Of those at least 15 years old, 2,127 (31.0%) people had a bachelor or higher degree, and 924 (13.5%) people had no formal qualifications. The employment status of those at least 15 was that 3,699 (53.9%) people were employed full-time, 879 (12.8%) were part-time, and 222 (3.2%) were unemployed.[22]

Individual statistical areas
Name Population Households Median age Median income
Wigram North 633 279 36.4 years $28,900[23]
Wigram West 1,401 459 34.4 years $35,100[24]
Wigram South 1,320 420 31.1 years $37,000[25]
Wigram East 777 249 31.2 years $38,600[26]
Awatea North 2,478 765 36.5 years $35,100[27]
Awatea South 1,041 351 35.9 years $32,300[28]
Broken Run 576 183 35.2 years $42,100[29]
New Zealand 37.4 years $31,800

Wigram is one of Christchurch's more affluent suburbs with residents earning, on average, over 10% more than the average Christchurch resident.[30]

Over 45% of people living in Wigram identify as Asian whilst almost 50% identify as European. Wigram has a significantly lower percentage of people identifying as Maori or Pacific Islanders compared to Christchurch City as a whole.

People living in Wigram compared to Christchurch City are 10% more likely to be managers and 16% more likely to be professionals. They are also 32% less likely to be machinery operators and drivers and 27% less likely to be labourers.



The Landing, located at the heart of Wigram Skies, provides a convenient and modern retail and mixed use space for Wigram Skies residents and greater south west Christchurch.[31] Stage one of The Landing, which was completed in mid-2015, has a 8975 sqm site area, including 2000 sqm of retail and office space spread across three buildings and a 2600 sqm New World supermarket.[32]

Stage Two, which was completed in 2017 boasts a 3509sq m site area, including 1800sq m of retail, 600sq m of office space, and 451sq m of hospitality spread across three buildings.[33]

The latest development, a new Cimena Complex with eight cinema screens, each seating 48 people, is set to Open in July 2021[34]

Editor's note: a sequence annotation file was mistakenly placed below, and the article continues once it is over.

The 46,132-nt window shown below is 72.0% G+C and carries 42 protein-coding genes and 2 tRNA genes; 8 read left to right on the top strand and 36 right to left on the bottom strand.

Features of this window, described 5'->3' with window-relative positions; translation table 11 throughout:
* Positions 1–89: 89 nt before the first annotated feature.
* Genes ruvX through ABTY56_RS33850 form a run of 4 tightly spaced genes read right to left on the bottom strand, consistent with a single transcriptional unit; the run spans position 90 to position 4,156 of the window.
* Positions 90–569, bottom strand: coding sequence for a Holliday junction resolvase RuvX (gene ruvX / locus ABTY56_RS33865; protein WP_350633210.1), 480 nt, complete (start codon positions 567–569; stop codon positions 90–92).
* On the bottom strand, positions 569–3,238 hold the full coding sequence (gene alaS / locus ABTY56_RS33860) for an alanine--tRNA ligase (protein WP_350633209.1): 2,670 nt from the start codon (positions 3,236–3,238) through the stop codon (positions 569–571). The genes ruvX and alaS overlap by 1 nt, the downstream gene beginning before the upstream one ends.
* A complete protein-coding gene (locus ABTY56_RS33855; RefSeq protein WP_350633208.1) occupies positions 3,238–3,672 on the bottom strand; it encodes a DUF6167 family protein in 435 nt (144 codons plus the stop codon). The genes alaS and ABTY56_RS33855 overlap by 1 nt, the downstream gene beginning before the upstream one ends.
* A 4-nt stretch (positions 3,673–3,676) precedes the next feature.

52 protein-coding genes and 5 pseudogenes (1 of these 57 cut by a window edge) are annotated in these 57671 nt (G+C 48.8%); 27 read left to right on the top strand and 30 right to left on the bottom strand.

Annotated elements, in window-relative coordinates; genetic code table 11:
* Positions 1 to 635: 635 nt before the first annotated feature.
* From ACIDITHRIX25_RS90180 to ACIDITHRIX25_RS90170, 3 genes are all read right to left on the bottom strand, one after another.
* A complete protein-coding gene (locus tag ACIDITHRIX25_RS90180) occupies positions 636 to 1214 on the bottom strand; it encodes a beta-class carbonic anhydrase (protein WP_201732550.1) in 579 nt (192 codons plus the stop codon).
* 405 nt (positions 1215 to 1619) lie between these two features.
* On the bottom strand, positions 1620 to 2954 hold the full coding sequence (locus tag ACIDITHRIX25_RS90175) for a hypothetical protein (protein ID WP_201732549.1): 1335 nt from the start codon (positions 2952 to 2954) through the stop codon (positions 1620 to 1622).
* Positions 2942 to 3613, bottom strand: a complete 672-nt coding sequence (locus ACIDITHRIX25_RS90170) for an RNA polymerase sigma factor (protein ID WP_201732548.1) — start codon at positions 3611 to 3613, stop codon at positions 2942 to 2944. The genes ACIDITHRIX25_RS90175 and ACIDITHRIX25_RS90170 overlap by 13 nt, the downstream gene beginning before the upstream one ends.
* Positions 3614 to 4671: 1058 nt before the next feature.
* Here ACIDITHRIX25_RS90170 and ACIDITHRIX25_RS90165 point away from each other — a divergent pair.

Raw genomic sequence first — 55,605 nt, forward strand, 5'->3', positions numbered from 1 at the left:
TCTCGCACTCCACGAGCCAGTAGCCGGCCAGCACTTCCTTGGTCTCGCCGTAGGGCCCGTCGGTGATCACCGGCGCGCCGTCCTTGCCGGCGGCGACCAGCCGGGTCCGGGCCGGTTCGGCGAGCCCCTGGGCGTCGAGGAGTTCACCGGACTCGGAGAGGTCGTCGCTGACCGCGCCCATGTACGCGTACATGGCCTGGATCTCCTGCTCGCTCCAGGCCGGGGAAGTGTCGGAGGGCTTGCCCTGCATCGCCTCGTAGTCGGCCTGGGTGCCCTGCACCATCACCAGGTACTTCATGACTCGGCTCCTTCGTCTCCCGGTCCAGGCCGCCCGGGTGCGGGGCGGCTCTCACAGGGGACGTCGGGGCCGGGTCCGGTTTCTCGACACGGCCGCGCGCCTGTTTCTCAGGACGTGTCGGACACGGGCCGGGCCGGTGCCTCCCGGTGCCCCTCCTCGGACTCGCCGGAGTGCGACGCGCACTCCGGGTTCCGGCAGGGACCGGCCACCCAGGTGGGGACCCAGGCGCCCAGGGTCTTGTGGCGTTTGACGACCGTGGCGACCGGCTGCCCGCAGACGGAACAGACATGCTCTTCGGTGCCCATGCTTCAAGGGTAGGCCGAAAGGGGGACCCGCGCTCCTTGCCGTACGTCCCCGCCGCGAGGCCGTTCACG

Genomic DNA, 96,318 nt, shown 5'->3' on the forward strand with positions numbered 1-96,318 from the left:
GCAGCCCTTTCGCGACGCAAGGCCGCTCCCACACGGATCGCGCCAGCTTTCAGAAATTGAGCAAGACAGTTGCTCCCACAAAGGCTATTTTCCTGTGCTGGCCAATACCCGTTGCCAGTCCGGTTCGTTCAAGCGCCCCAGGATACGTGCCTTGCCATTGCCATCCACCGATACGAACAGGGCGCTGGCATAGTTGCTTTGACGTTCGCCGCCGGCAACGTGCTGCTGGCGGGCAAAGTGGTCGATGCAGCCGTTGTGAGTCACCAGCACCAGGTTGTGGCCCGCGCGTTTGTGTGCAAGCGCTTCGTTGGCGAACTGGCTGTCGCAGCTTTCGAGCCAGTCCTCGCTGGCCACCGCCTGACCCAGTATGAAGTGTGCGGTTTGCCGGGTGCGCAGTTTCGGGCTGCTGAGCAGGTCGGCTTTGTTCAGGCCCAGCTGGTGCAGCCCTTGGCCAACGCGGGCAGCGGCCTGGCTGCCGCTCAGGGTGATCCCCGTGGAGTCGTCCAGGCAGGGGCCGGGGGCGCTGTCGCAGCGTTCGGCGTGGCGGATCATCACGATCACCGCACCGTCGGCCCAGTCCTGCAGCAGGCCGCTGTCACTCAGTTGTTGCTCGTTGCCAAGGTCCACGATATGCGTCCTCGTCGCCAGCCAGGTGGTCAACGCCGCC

One of the hotspots in the Christchurch scene is Wigram Business Park, developed by Ngāi Tahu, with most of the properties sold to owner occupiers.[35] It is located on Hayton Road on approximately 25 hectares of zoned Business 4 and has 52 lots.[36] It adjoins Hayton Stream and multiple reserves which separate it from Wigram Skies.

The park is now home to a prestigious collection of occupiers and is very popular among businesses wanting to occupy modern, state-of-the-art premises on quality land to the west of Christchurch.[37]

Wigram Business Park provides for businesses in Christchurch who were expanding but also offered a safe alternative for operators who were looking at relocating or re-establishing their businesses after earthquakes.[36] One example is the purchase by NZX 50 listed Skellerup of a 3.4-hectare site in 2013 for $7.1 million which was subsequently developed into a $30 million, 18,900-square-metre purpose built manufacturing and office facilities to replace their quake-damaged Woolston site.[38]

Another NZX 50 company to have modern premises in Wigram is Mainfreight with the development of their Hayton Road Logistics site completed in May 2015.[39]



Wigram is well-connected for road transport, with direct access via Parkhouse Road/Curletts Road to the State Highway Motorway network:

Three Super-T bridges connect Wigram via local link roads with its neighbouring suburbs:

  • Wigram Magdala Link Bridge a three-span Super-T bridge which is 100 metres long passing over Curletts Road,[40] opened on 29 July 2016 it connects Wigram with Middleton and provides another direct link to the central city.[41]
  • Aidanfield Drive Bridge connecting Wigram to Aidanfield